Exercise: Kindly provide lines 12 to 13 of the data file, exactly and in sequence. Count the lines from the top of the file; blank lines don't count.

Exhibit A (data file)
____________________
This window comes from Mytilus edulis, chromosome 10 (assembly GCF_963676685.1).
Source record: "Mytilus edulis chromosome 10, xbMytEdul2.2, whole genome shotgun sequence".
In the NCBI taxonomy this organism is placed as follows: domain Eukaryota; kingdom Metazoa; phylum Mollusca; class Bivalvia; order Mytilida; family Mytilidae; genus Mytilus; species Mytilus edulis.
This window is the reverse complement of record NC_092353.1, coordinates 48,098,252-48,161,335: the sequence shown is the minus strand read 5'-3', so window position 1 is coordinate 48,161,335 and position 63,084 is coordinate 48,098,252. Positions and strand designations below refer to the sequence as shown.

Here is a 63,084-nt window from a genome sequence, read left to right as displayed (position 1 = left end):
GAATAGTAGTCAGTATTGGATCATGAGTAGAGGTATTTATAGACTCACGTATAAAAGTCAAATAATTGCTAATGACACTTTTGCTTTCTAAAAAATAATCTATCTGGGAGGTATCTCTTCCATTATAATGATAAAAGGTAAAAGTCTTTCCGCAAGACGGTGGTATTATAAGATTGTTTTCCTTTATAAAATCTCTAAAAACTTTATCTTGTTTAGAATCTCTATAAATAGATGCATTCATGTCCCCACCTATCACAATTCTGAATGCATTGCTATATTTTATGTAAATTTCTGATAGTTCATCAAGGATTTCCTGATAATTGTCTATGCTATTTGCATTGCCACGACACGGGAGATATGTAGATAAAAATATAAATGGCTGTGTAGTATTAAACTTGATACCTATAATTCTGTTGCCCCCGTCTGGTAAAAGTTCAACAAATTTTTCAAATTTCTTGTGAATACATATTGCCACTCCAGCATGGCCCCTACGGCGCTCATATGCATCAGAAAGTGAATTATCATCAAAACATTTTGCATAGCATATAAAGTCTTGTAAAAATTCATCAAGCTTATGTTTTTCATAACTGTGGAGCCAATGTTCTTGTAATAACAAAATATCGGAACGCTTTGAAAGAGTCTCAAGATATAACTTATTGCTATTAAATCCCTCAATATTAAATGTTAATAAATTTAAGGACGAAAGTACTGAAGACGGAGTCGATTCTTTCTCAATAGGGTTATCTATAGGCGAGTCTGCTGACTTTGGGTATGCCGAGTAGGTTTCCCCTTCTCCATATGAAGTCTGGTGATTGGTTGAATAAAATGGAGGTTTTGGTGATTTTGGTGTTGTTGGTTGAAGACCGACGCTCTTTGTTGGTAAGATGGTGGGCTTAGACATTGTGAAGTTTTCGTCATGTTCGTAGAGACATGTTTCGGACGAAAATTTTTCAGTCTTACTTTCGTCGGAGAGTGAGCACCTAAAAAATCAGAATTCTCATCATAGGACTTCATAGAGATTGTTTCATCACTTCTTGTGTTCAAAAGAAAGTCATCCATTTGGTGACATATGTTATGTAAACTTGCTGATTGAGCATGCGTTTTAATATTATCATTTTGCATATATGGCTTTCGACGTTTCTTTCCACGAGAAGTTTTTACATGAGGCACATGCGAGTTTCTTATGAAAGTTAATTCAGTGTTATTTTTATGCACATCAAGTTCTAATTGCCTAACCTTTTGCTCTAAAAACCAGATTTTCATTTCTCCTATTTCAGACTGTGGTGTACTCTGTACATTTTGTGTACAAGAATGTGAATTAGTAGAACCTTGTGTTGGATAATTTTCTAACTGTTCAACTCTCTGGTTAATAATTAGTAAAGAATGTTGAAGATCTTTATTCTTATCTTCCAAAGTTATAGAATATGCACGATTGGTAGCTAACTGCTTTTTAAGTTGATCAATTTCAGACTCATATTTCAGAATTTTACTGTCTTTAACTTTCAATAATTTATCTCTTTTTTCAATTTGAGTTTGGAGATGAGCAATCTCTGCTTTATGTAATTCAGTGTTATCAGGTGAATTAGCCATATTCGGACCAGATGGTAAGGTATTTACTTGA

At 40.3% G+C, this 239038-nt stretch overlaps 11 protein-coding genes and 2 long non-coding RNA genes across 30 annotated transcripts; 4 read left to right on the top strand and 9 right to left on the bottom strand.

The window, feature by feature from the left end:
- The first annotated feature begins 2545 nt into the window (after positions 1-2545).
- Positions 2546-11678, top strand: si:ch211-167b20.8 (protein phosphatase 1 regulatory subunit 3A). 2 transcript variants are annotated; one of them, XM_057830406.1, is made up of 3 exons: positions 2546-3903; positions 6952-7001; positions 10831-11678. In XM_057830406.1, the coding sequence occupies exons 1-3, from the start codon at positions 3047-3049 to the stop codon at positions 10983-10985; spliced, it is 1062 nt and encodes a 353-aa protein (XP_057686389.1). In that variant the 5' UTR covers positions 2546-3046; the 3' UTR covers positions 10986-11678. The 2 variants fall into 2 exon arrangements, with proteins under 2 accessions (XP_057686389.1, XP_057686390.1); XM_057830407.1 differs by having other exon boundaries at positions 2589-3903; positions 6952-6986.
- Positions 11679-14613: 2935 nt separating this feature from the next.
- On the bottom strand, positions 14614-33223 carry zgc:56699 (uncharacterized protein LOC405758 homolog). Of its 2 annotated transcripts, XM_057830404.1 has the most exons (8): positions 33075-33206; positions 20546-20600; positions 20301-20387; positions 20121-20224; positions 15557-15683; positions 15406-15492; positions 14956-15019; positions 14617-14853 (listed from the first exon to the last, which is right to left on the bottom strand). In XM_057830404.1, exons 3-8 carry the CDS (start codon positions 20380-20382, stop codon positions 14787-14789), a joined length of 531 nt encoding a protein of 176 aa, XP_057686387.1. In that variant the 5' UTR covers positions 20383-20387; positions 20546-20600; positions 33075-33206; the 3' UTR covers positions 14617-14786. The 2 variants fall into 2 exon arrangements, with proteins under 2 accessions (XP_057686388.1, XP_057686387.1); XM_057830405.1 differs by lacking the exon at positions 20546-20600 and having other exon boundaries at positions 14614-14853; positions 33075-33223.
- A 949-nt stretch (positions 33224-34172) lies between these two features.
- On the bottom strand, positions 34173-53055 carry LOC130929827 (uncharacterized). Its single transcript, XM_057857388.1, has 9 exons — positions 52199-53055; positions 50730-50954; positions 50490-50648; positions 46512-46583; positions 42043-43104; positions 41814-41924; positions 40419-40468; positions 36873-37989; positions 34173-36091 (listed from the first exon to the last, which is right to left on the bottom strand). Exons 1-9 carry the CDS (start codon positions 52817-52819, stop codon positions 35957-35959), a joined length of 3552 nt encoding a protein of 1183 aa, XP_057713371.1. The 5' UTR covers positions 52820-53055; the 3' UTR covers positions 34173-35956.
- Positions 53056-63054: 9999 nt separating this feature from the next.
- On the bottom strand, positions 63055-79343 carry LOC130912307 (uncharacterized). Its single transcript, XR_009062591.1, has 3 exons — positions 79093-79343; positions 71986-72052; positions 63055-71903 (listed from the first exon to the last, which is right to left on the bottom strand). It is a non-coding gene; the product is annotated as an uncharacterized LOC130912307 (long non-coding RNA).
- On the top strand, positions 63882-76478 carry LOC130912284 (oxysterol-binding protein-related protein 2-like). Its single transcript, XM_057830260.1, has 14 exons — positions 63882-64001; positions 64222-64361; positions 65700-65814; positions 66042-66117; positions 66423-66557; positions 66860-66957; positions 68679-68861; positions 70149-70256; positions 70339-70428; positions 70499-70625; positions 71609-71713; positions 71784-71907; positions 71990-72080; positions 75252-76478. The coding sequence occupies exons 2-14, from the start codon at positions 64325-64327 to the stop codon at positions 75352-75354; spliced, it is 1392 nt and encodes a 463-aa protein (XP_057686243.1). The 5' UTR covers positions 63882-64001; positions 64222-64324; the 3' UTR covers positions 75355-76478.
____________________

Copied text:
- On the bottom strand, positions 14614-33223 carry zgc:56699 (uncharacterized protein LOC405758 homolog). Of its 2 annotated transcripts, XM_057830404.1 has the most exons (8): positions 33075-33206; positions 20546-20600; positions 20301-20387; positions 20121-20224; positions 15557-15683; positions 15406-15492; positions 14956-15019; positions 14617-14853 (listed from the first exon to the last, which is right to left on the bottom strand). In XM_057830404.1, exons 3-8 carry the CDS (start codon positions 20380-20382, stop codon positions 14787-14789), a joined length of 531 nt encoding a protein of 176 aa, XP_057686387.1. In that variant the 5' UTR covers positions 20383-20387; positions 20546-20600; positions 33075-33206; the 3' UTR covers positions 14617-14786. The 2 variants fall into 2 exon arrangements, with proteins under 2 accessions (XP_057686388.1, XP_057686387.1); XM_057830405.1 differs by lacking the exon at positions 20546-20600 and having other exon boundaries at positions 14614-14853; positions 33075-33223.
- A 949-nt stretch (positions 33224-34172) lies between these two features.